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Health Care Certificate-of-Need Laws: Policy or Politics?

NIHCR Research Brief No. 4
May 2011
Tracy Yee, Lucy B. Stark, Amelia M. Bond, Emily Carrier

Originally intended to ensure access to care, maintain or improve quality, and control capital expenditures on health care services and facilities, the certificate-of-need (CON) process has evolved into an arena where providers often battle for service-line dominance and market share, according to a new qualitative research study from the Center for Studying Health System Change (HSC). Interviews with respondents from six states with CON laws—Connecticut, Georgia, Illinois, Michigan, South Carolina and Washington—show stakeholder views vary widely about the effectiveness of CON regulations on access, quality and costs. In five of the six states studied—all except Michigan—the CON approval process can be highly subjective and tends to be influenced heavily by political relationships rather than policy objectives. While CON regulations and their administration are by all accounts imperfect, most respondents believe that CON programs should remain in place in their state and would benefit from increased funding for evaluation, improved compliance monitoring and movement toward a process driven more by data and planning rather than political influence.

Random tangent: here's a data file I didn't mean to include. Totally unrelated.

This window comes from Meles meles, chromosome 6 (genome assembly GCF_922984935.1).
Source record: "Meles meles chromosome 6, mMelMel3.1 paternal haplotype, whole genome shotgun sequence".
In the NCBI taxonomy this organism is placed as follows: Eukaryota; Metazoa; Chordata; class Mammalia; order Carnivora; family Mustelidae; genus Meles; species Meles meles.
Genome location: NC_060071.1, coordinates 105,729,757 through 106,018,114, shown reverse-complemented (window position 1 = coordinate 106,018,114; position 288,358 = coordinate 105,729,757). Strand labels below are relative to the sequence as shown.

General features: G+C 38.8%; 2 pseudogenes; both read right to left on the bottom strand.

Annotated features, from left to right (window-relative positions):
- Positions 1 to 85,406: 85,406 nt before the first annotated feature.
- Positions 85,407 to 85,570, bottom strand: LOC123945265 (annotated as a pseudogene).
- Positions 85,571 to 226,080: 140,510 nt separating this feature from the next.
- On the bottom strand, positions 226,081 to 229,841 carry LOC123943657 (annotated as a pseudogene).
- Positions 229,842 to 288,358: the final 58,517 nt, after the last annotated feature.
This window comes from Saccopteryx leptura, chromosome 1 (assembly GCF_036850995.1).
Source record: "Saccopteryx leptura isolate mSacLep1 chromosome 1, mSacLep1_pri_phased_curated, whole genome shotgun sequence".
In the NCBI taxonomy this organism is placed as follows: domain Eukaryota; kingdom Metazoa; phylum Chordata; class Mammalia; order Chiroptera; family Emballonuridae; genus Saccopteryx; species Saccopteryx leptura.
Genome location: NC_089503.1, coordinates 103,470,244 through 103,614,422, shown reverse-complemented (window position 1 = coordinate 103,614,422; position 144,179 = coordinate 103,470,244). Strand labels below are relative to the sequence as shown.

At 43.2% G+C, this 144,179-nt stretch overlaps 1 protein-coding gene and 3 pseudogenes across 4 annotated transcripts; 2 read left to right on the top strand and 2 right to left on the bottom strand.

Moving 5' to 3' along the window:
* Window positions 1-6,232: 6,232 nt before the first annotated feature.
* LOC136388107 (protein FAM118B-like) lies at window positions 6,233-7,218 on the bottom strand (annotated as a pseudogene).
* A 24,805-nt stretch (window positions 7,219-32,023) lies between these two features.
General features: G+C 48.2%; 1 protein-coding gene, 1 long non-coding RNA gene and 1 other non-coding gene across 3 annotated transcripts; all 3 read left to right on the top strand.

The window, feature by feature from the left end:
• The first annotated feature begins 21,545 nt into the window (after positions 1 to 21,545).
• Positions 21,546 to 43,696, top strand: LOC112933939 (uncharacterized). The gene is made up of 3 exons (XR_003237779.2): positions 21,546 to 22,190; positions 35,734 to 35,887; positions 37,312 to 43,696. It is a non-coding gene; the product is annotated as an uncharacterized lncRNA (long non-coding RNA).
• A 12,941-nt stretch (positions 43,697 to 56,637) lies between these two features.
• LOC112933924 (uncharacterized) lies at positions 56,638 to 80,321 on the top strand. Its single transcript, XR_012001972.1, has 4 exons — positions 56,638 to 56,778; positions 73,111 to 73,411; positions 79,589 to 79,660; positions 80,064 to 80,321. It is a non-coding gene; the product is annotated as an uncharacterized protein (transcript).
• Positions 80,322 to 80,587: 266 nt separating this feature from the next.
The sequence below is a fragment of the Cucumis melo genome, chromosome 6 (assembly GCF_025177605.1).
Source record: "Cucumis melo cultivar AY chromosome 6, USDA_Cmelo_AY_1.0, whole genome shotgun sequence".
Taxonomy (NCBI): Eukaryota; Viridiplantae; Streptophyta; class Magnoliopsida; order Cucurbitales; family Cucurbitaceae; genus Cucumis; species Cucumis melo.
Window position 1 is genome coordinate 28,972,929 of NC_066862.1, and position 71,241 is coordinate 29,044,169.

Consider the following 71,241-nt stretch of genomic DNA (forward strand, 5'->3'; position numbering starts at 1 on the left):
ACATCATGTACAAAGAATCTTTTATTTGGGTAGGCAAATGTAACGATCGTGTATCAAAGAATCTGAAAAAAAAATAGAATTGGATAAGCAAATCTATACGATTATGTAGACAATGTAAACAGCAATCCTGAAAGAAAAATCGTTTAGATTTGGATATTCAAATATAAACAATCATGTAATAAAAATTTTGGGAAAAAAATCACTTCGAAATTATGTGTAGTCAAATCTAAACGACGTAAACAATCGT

This Research Brief can be accessed at the National Institute for Health Care Reform Web site.





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